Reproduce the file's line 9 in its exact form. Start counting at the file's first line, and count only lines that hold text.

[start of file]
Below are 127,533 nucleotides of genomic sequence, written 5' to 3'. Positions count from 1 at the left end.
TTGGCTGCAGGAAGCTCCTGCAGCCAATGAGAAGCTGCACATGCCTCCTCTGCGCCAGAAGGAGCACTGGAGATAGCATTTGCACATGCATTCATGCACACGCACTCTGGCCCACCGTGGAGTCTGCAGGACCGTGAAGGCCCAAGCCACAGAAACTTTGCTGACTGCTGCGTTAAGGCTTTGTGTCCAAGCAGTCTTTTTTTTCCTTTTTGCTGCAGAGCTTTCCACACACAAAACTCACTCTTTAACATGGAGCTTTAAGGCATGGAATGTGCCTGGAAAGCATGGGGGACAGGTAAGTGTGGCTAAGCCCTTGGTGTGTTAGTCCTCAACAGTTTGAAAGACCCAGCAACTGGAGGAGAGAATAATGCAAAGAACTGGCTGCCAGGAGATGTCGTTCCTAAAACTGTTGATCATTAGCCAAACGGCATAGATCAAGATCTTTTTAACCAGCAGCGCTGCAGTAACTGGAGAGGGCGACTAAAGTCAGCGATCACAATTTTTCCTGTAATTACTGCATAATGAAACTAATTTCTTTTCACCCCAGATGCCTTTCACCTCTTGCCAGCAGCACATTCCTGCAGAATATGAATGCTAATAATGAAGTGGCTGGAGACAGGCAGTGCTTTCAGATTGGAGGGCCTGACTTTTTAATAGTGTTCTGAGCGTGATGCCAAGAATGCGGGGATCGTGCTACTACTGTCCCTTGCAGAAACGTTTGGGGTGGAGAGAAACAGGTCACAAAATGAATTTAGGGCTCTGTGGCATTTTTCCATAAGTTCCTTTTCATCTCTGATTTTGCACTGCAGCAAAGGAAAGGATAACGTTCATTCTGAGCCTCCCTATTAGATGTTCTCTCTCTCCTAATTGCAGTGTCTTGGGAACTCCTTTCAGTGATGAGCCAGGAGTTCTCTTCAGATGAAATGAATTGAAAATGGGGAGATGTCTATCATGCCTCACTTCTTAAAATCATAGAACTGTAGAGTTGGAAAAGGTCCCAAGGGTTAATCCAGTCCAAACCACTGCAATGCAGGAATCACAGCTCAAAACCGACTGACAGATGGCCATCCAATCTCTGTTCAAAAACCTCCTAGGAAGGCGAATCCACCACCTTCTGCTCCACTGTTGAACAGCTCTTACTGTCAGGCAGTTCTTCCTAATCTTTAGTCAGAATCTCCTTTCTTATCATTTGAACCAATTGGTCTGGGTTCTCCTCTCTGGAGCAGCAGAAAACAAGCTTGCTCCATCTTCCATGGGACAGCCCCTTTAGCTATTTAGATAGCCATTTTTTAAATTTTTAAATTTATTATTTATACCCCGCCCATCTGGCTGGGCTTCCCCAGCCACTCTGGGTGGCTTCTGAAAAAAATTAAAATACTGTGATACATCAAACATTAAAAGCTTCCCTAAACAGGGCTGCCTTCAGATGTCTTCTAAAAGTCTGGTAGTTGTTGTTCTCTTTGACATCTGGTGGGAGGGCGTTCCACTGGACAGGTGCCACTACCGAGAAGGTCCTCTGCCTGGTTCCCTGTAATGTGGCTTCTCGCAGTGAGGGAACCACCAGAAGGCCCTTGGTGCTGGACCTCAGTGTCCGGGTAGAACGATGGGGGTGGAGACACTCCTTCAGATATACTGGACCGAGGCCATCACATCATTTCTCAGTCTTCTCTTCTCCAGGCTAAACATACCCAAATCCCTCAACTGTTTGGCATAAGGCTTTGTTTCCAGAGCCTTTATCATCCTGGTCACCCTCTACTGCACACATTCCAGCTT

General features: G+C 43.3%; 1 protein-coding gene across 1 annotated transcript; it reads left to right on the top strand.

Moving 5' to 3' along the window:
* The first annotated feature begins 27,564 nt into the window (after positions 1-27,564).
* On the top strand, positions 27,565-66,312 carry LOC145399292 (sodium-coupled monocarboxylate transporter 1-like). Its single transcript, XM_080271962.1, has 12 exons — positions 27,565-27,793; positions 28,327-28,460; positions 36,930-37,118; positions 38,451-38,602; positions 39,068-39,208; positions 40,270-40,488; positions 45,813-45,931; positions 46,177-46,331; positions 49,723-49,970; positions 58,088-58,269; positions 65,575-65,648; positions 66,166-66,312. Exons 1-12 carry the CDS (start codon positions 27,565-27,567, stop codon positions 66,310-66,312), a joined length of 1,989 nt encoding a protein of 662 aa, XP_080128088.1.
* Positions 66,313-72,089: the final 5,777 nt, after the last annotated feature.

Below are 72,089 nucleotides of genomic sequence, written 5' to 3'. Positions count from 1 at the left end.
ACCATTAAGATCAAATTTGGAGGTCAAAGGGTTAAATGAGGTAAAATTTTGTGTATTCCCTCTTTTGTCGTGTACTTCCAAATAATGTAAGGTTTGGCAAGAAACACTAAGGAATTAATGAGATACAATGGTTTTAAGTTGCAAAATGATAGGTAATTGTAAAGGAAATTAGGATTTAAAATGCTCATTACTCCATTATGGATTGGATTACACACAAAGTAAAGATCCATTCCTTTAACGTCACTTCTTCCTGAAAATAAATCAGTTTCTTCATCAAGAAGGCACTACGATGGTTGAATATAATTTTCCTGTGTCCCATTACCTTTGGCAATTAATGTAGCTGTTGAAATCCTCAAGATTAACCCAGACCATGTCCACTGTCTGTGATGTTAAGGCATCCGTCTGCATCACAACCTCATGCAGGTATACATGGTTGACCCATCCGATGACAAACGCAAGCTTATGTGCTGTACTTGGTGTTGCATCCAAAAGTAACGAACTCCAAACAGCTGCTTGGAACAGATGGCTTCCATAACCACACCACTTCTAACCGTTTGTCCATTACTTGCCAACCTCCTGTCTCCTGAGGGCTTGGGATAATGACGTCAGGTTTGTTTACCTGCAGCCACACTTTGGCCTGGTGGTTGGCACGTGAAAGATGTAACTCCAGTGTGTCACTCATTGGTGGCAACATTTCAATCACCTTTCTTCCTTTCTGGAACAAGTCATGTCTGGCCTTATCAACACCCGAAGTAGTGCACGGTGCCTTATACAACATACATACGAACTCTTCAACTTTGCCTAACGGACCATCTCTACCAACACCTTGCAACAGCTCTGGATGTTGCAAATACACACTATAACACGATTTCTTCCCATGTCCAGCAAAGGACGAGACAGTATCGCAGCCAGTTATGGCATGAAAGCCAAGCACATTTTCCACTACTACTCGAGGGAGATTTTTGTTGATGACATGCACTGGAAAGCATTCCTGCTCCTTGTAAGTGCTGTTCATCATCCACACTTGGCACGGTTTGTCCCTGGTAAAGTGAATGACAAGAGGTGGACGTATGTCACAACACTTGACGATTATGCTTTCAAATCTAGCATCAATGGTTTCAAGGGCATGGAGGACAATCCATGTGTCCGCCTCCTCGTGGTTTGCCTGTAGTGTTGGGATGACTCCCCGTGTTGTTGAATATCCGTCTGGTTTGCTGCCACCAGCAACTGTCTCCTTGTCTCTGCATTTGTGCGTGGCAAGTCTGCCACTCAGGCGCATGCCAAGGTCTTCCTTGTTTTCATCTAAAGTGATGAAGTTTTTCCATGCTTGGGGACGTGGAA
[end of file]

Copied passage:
ACCATTAAGATCAAATTTGGAGGTCAAAGGGTTAAATGAGGTAAAATTTTGTGTATTCCCTCTTTTGTCGTGTACTTCCAAATAATGTAAGGTTTGGCAAGAAACACTAAGGAATTAATGAGATACAATGGTTTTAAGTTGCAAAATGATAGGTAATTGTAAAGGAAATTAGGATTTAAAATGCTCATTACTCCATTATGGATTGGATTACACACAAAGTAAAGATCCATTCCTTTAACGTCACTTCTTCCTGAAAATAAATCAGTTTCTTCATCAAGAAGGCACTACGATGGTTGAATATAATTTTCCTGTGTCCCATTACCTTTGGCAATTAATGTAGCTGTTGAAATCCTCAAGATTAACCCAGACCATGTCCACTGTCTGTGATGTTAAGGCATCCGTCTGCATCACAACCTCATGCAGGTATACATGGTTGACCCATCCGATGACAAACGCAAGCTTATGTGCTGTACTTGGTGTTGCATCCAAAAGTAACGAACTCCAAACAGCTGCTTGGAACAGATGGCTTCCATAACCACACCACTTCTAACCGTTTGTCCATTACTTGCCAACCTCCTGTCTCCTGAGGGCTTGGGATAATGACGTCAGGTTTGTTTACCTGCAGCCACACTTTGGCCTGGTGGTTGGCACGTGAAAGATGTAACTCCAGTGTGTCACTCATTGGTGGCAACATTTCAATCACCTTTCTTCCTTTCTGGAACAAGTCATGTCTGGCCTTATCAACACCCGAAGTAGTGCACGGTGCCTTATACAACATACATACGAACTCTTCAACTTTGCCTAACGGACCATCTCTACCAACACCTTGCAACAGCTCTGGATGTTGCAAATACACACTATAACACGATTTCTTCCCATGTCCAGCAAAGGACGAGACAGTATCGCAGCCAGTTATGGCATGAAAGCCAAGCACATTTTCCACTACTACTCGAGGGAGATTTTTGTTGATGACATGCACTGGAAAGCATTCCTGCTCCTTGTAAGTGCTGTTCATCATCCACACTTGGCACGGTTTGTCCCTGGTAAAGTGAATGACAAGAGGTGGACGTATGTCACAACACTTGACGATTATGCTTTCAAATCTAGCATCAATGGTTTCAAGGGCATGGAGGACAATCCATGTGTCCGCCTCCTCGTGGTTTGCCTGTAGTGTTGGGATGACTCCCCGTGTTGTTGAATATCCGTCTGGTTTGCTGCCACCAGCAACTGTCTCCTTGTCTCTGCATTTGTGCGTGGCAAGTCTGCCACTCAGGCGCATGCCAAGGTCTTCCTTGTTTTCATCTAAAGTGATGAAGTTTTTCCATGCTTGGGGACGTGGAA